The ability to detect light from an oblique angle is another need for optoelectronic applications, such as photovoltaics, omnidirectional cameras, optical tracing systems, and optical field measurements.25 To improve the omnidirectional detection capabilities of optoelectronic devices, researchers usually employ antireflection layers, such as NW arrays and resonant plasmonic and metamaterial structures.26,27,28 However, an inherent limitation is that non-transparent planar devices can only detect incident light from one-half of ambient space (i.e., the front 180° field of view). To detect light behind the device (in the rear 180° field of view), it is necessary to use sophisticated lenses, prisms, and other optical components, which makes the system cumbersome.29

Here we report a fully transparent, stretchable, and wrappable photodetector (PD) using an interlacing NW network embedded in a flexible polymer substrate by means of printing approaches. The device was constructed using ZnO NWs as the photo-active channels interlaced with Ag NW electrodes in a well-ordered cross-junction array. The entire device is completely flexible and transparent with over 75% transmittance in the visible region, thus enabling 360° omnidirectional photodetection. Incident light from ambient angles showed only 78% variance in responsivity change, which is in contrast with traditional PDs that can only detect light from the front half of ambient space. Due to the high number of intersections of the interlacing NWs, the PD is able to function under significant mechanical deformation, including bending around a radius of <5 mm and stretching at over 60% strain. This combination of omnidirectional detection and flexibility allows us to wrap the device on curved surfaces while still maintaining its high functionality. With wrappable features, the PD can better detect point light sources without suffering the inverse-square decay compared to planar or non-wrappable photodetection devices. We can readily demonstrate this advantage by measuring the leakage of light from a damaged optic fiber. The resulting PD displays transparency, high deformability, and omnidirectional detectability, which presents key advantages for the future-generation optoelectronics.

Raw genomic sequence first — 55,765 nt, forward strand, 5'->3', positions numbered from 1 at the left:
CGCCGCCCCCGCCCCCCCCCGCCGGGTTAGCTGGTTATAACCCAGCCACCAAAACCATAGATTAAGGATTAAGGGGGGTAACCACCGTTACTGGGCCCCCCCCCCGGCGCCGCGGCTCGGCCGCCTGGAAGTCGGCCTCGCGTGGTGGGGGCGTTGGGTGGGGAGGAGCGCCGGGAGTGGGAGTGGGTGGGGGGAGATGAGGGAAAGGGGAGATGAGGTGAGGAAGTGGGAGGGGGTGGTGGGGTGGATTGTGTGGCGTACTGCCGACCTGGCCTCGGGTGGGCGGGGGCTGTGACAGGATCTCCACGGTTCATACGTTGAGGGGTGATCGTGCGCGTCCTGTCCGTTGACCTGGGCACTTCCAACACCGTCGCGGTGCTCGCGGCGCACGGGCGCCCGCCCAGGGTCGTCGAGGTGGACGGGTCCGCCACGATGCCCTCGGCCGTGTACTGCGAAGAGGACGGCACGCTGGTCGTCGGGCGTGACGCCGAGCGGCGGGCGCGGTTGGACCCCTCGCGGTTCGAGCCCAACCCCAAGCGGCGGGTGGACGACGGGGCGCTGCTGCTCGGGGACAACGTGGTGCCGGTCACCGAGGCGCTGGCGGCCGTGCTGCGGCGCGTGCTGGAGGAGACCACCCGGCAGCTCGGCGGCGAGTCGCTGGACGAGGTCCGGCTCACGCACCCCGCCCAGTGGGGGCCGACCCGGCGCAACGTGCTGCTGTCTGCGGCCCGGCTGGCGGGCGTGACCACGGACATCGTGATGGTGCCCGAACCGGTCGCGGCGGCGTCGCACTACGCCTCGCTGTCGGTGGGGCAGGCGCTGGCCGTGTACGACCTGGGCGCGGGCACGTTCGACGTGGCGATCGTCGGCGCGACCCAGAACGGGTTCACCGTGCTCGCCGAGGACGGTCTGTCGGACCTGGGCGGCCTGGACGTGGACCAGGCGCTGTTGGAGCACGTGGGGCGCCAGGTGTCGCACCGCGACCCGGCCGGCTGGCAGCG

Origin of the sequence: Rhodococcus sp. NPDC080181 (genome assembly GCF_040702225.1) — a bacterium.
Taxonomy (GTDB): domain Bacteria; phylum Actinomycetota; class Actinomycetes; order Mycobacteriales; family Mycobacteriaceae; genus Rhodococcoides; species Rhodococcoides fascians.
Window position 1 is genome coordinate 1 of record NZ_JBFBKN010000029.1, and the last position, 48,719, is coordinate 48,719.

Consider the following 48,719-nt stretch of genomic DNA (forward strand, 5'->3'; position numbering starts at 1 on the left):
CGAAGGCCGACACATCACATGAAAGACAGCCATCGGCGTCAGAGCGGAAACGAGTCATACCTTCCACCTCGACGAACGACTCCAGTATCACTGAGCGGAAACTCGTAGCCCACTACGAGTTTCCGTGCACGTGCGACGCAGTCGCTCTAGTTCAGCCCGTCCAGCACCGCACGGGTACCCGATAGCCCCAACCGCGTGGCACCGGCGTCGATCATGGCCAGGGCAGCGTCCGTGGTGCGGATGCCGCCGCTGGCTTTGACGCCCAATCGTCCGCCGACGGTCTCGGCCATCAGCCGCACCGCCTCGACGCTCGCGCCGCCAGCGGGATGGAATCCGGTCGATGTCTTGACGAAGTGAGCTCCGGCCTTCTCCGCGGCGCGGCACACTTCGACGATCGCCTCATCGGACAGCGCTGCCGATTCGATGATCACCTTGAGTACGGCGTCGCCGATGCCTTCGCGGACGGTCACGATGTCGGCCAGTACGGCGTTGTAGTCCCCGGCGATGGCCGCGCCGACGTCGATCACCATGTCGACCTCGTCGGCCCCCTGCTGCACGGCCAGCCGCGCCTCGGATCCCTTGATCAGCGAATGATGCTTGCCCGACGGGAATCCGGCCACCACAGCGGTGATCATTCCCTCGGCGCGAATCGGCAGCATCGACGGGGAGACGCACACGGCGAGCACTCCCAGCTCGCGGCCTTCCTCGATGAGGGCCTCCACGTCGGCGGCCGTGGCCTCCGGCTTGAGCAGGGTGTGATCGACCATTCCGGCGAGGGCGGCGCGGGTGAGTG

Results and discussion

Figure 1a shows the proposed stretchable and transparent NW PD. We constructed the device using an interlacing array of ZnO NWs as the active material and Ag NW as the electrodes, both embedded in a thermoplastic polyurethane (TPU) substrate. The electrodes and active materials were deposited via inkjet printing, which allows the pattern of the stretchable PD to be digitally controlled. Instead of using other conventional polymer materials, we employed TPU as a supporting substrate because it features an ideal combination of ultraviolet (UV)-transparency (transmittance > 80% at 365 nm), high elasticity (maximum strain ~ 900%), and high abrasion resistance.30